Former Eagles ‘Troublemaker’ Announces NFL Retirement

Michael Bennett

Getty Michael Bennett

Michael Bennett only lasted one season in midnight green but it was a productive one, albeit a somewhat tumultuous one.

Bennett announced his retirement from the NFL after 11 hard-hitting seasons in which he registered 69.5 career sacks and 359 total tackles (132 for loss). The 34-year-old had hinted at hanging up his cleats after his 2019 campaign in Dallas and finally made it official on Tuesday.

Bennett explained why he was retiring in a heartfelt interview with the New Yorker where he credited the COVID-19 pandemic for allowing him to “focus on focus on the essential aspects of life.” Instead, the long-time police reform activist and advocate for racial equality will shift gears and use his celebrity to enact change in the community. It’s something he was already doing on his “Mouthpeace” podcast and for the organization Athletes for Impact.

“Obviously, Black lives matter within the capitalism of the N.F.L.,” Bennett said—the game, quite simply, depends on its players. But what if players demand more Black coaches, and more diversity in front offices and in ownership? Bennett wondered. And why aren’t more white head coaches speaking out about this? “It’s easy for us to talk about philanthropy,” Bennett said, “but hard to talk about humanity. It’s always an uncomfortable conversation.”

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Bennett Left Philly on Uncomfortable Terms

Bennett came to the Eagles with a reputation as a “troublemaker,” a moniker that was a bit unfair to the three-time Pro Bowl defensive end. He enjoyed one of his most successful seasons in 2018 after recording nine sacks — second on the Eagles that year, and the second-highest total of his 11-year career.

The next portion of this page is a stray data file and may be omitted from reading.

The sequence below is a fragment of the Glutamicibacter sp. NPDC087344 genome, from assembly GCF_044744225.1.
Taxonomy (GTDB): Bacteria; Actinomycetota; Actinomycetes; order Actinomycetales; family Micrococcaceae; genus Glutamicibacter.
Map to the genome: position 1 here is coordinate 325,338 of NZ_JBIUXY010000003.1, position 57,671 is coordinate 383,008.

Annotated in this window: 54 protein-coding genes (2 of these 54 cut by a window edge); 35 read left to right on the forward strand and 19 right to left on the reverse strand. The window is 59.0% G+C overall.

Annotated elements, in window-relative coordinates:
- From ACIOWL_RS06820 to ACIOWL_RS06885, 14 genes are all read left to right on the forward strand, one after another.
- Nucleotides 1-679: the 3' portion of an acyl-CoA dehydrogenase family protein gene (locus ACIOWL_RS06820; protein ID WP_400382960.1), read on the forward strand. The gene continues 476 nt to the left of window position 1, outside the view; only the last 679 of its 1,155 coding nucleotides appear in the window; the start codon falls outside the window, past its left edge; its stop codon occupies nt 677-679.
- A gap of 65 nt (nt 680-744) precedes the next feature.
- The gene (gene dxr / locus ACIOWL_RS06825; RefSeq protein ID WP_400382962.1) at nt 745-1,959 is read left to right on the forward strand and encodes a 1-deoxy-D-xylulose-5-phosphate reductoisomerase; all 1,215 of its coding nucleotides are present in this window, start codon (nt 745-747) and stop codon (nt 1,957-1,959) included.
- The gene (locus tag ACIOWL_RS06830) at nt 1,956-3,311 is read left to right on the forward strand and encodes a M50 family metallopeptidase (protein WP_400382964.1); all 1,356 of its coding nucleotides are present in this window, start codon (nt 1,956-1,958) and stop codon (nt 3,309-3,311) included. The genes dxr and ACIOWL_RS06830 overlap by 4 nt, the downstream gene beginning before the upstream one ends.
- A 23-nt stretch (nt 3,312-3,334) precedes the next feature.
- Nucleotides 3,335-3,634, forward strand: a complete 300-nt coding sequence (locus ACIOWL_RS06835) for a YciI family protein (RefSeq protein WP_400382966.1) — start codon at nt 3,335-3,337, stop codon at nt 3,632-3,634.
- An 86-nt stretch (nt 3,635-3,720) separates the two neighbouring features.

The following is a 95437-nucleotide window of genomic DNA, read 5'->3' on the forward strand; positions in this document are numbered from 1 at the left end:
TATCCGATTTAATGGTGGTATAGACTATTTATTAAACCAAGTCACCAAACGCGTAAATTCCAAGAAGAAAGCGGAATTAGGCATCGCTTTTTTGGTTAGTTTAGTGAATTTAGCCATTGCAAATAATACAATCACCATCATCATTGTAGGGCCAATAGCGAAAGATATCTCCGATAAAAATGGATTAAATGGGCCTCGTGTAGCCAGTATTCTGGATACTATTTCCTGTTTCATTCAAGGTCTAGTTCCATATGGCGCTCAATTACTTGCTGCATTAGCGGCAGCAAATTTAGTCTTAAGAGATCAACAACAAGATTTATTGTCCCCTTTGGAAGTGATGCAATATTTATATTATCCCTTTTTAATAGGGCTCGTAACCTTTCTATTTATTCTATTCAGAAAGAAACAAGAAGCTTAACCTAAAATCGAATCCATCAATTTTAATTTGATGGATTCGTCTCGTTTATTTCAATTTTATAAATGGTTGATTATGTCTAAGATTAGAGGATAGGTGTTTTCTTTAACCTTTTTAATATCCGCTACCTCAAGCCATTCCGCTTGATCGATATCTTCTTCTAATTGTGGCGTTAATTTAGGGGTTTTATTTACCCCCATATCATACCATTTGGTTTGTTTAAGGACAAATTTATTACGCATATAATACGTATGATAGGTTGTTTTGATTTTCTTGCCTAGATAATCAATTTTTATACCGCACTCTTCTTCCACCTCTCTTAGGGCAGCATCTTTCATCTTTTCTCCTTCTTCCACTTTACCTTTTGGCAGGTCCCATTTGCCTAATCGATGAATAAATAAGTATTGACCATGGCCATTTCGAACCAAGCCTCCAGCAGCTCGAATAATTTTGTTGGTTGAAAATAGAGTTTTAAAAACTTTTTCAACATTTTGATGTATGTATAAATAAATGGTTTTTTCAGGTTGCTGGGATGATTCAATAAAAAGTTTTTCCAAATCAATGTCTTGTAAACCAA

The Eagles wanted Bennett to take a pay cut as a way to free up salary-cap space to sign free agents on the offensive side of the ball. He was due $7.2 million in 2019 and thought he deserved a raise. When the talks got contentious, the team decided to move on from Bennett and traded him to New England.

“You’re always caught off guard whenever your name is brought up in the trade blocks,” Bennett told NFL Network at the time. “But I’m not willing to take a pay cut. I actually want a pay raise at this point, and so whatever happens just to know that whatever team I go to I want to get paid more than I get paid right now.”

Never Comfortable Playing in Philadelphia

The hulking defensive end — the guy with the small shoulder pads — never felt comfortable playing in Philadelphia. He admitted as much several times during the 2018 season and his wife, Pele, added some perspective on their joint podcast. It was stressful uplifting their lives and moving their family from the West Coast to the East Coast. Remember, Bennett had spent the previous five years in Seattle.

“When you get traded like that, you are upended. You don’t know what’s happening. And it makes it hard, too, because you don’t get to control your own future,” Bennett said, via NBC Sports Philadelphia. “I think I learned a lot in Philly, got a chance to play on another great defense, and I had another great year, so I wasn’t really complaining.”

Bennett was upset with his playing time early on in his lone year in Philly. He was sitting on the bench as the Eagles routinely rotated second-year pass rusher Derek Barnett in crucial situations. That all changed once Barnett was lost for the season with a shoulder injury.

“I think not starting at the beginning of the season is one of the reasons I think I didn’t get a chance to be there,” Bennett told The Inquirer in 2018. “But, at the end of the day … I think it’s one of the best seasons to myself. Because I just feel like there was a lot of adversity, a lot of change to me, and I think I got better as a player.”

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